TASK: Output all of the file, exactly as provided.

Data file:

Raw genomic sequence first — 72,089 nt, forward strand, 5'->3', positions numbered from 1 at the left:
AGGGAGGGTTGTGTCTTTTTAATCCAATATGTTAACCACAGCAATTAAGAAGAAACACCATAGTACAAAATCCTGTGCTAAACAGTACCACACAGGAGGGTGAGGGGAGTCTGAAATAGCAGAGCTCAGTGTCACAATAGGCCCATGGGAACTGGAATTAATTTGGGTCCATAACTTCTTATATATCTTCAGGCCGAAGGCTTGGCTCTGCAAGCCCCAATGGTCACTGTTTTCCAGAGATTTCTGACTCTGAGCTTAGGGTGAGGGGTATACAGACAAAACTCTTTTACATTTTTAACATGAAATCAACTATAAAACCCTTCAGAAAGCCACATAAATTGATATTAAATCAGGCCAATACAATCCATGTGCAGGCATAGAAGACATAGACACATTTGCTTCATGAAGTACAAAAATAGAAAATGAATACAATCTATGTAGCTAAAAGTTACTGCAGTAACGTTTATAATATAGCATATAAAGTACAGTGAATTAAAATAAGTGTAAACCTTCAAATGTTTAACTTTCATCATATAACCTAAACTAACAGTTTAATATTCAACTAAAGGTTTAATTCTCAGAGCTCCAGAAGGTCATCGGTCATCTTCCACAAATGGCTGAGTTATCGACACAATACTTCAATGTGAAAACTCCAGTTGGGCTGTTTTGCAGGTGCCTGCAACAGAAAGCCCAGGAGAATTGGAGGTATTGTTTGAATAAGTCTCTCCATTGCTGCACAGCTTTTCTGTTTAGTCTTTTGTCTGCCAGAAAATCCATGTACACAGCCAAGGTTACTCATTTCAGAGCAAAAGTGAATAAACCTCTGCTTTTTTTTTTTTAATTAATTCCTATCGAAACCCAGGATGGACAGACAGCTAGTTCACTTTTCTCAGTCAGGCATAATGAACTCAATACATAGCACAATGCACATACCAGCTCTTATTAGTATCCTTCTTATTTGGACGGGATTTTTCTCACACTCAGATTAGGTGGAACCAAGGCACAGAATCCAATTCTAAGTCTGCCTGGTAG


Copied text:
Raw genomic sequence first — 72,089 nt, forward strand, 5'->3', positions numbered from 1 at the left:
AGGGAGGGTTGTGTCTTTTTAATCCAATATGTTAACCACAGCAATTAAGAAGAAACACCATAGTACAAAATCCTGTGCTAAACAGTACCACACAGGAGGGTGAGGGGAGTCTGAAATAGCAGAGCTCAGTGTCACAATAGGCCCATGGGAACTGGAATTAATTTGGGTCCATAACTTCTTATATATCTTCAGGCCGAAGGCTTGGCTCTGCAAGCCCCAATGGTCACTGTTTTCCAGAGATTTCTGACTCTGAGCTTAGGGTGAGGGGTATACAGACAAAACTCTTTTACATTTTTAACATGAAATCAACTATAAAACCCTTCAGAAAGCCACATAAATTGATATTAAATCAGGCCAATACAATCCATGTGCAGGCATAGAAGACATAGACACATTTGCTTCATGAAGTACAAAAATAGAAAATGAATACAATCTATGTAGCTAAAAGTTACTGCAGTAACGTTTATAATATAGCATATAAAGTACAGTGAATTAAAATAAGTGTAAACCTTCAAATGTTTAACTTTCATCATATAACCTAAACTAACAGTTTAATATTCAACTAAAGGTTTAATTCTCAGAGCTCCAGAAGGTCATCGGTCATCTTCCACAAATGGCTGAGTTATCGACACAATACTTCAATGTGAAAACTCCAGTTGGGCTGTTTTGCAGGTGCCTGCAACAGAAAGCCCAGGAGAATTGGAGGTATTGTTTGAATAAGTCTCTCCATTGCTGCACAGCTTTTCTGTTTAGTCTTTTGTCTGCCAGAAAATCCATGTACACAGCCAAGGTTACTCATTTCAGAGCAAAAGTGAATAAACCTCTGCTTTTTTTTTTTTAATTAATTCCTATCGAAACCCAGGATGGACAGACAGCTAGTTCACTTTTCTCAGTCAGGCATAATGAACTCAATACATAGCACAATGCACATACCAGCTCTTATTAGTATCCTTCTTATTTGGACGGGATTTTTCTCACACTCAGATTAGGTGGAACCAAGGCACAGAATCCAATTCTAAGTCTGCCTGGTAG